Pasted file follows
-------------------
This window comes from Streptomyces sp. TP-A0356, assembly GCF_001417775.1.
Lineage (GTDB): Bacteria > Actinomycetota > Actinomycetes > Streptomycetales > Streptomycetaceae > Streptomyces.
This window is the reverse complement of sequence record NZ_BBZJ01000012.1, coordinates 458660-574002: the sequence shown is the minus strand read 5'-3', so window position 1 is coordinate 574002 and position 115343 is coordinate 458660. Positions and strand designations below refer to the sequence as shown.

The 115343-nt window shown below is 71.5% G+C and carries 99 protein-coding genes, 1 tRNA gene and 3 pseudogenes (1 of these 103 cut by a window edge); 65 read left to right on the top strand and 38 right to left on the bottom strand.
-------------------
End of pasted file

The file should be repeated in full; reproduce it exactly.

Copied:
This window comes from Streptomyces sp. TP-A0356, assembly GCF_001417775.1.
Lineage (GTDB): Bacteria > Actinomycetota > Actinomycetes > Streptomycetales > Streptomycetaceae > Streptomyces.
This window is the reverse complement of sequence record NZ_BBZJ01000012.1, coordinates 458660-574002: the sequence shown is the minus strand read 5'-3', so window position 1 is coordinate 574002 and position 115343 is coordinate 458660. Positions and strand designations below refer to the sequence as shown.

The 115343-nt window shown below is 71.5% G+C and carries 99 protein-coding genes, 1 tRNA gene and 3 pseudogenes (1 of these 103 cut by a window edge); 65 read left to right on the top strand and 38 right to left on the bottom strand.